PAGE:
In two-plus decades, Jonathan Mannion has built a solid reputation as the gold standard for hip-hop photography. The photographer born and raised in Cleveland combined his love for rap music with an infectious interpersonal savvy and tenacity for constantly finding different angles, turning passion and personality into capturing some of the most iconic album covers and portraiture to ever come out of hip-hop culture.
Mannion’s warm and patient process begins by engaging in in-depth conversations with each of his subjects. From those chats, the former understudy of famed fashion photographers Richard Avedon, Ben Watts, Steven Klein and Michael Halsband can pull comfortable, revealing moments from his clients with each click from one of his choice instruments, typically a Honeywell Pentax 6×7. The final product is a medium format portrait born out of a genuine connection.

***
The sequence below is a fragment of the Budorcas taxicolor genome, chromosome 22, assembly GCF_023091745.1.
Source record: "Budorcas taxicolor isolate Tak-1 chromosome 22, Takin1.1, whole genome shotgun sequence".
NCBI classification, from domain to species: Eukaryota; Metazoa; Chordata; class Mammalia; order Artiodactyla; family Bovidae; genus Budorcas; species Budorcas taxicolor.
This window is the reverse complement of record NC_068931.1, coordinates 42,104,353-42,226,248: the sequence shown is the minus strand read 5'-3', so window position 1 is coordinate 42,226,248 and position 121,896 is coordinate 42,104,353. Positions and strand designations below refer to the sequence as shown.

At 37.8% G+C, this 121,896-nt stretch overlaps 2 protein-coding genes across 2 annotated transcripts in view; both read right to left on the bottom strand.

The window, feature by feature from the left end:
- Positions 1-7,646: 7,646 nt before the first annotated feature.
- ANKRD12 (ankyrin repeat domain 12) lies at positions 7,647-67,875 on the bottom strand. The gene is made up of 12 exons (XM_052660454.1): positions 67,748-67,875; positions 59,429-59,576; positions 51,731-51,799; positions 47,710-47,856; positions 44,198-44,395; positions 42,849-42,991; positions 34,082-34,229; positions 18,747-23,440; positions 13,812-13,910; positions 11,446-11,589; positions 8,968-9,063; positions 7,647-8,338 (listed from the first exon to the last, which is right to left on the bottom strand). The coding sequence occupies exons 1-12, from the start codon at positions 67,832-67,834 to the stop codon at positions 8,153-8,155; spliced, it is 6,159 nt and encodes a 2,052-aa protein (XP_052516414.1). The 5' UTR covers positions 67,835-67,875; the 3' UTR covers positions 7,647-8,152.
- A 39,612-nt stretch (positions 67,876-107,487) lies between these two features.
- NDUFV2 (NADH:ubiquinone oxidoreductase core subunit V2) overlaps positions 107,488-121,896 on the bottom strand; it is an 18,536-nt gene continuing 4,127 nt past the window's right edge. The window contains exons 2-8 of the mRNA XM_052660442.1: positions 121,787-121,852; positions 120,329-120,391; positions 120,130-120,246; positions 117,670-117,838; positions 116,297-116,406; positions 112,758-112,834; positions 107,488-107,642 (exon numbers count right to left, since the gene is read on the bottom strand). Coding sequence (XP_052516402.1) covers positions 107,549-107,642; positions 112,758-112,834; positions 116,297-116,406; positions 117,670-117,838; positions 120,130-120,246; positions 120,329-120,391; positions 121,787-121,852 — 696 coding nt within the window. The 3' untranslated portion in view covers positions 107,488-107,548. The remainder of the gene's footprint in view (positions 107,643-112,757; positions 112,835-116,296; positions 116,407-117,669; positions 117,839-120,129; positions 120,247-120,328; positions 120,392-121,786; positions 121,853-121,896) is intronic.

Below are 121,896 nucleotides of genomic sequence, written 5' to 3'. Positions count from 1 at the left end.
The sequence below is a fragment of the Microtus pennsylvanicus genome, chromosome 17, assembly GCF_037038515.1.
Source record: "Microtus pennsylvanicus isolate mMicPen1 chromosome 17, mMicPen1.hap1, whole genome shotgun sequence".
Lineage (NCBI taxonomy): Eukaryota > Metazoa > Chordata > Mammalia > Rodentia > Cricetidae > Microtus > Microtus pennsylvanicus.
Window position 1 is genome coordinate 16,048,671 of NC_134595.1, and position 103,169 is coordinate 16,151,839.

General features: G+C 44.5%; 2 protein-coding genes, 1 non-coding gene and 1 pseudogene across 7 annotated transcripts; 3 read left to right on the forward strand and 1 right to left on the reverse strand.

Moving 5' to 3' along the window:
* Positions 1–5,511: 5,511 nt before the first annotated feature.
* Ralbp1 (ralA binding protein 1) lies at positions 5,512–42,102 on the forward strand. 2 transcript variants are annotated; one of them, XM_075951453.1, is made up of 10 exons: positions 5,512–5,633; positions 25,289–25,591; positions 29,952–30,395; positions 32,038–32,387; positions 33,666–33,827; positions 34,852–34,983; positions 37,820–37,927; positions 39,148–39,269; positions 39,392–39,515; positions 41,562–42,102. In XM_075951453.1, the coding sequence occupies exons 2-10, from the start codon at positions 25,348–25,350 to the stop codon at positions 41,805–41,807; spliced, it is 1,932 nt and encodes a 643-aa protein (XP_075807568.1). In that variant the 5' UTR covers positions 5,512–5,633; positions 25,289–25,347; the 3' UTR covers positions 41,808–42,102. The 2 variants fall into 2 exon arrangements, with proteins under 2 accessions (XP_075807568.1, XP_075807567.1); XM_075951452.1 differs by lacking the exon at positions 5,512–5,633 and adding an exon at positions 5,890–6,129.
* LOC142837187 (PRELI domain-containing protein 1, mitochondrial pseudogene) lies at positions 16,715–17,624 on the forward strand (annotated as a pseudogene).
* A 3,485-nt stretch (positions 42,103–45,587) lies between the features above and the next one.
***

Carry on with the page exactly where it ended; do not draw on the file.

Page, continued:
Mannion then likes to have all of his subjects sign Polaroid snapshots at the end of each shoot. Now 44-years-old, hip-hop’s quintessential cameraman says his objectives are always to make his photo shoots run smoothly and to take the definitive portrait of that person. “I want to go to the core of people and create images that are that important,” says Mannion periodically looking down at his fluorescent Reebok Ventilators. “I always try to make the images personal for that artist.”
Wrapping a photo session with rapper/songwriter Future the day before this interview, Mannion spent the following morning delivering an informal lecture at the Center for Civic Innovation (CCI) in Atlanta. The extroverted visual artist’s intimate TED Talk-inspired delivery consisted of him offering success tips and sharing numerous vivid anecdotes about his photo shoots with his A-list clientele.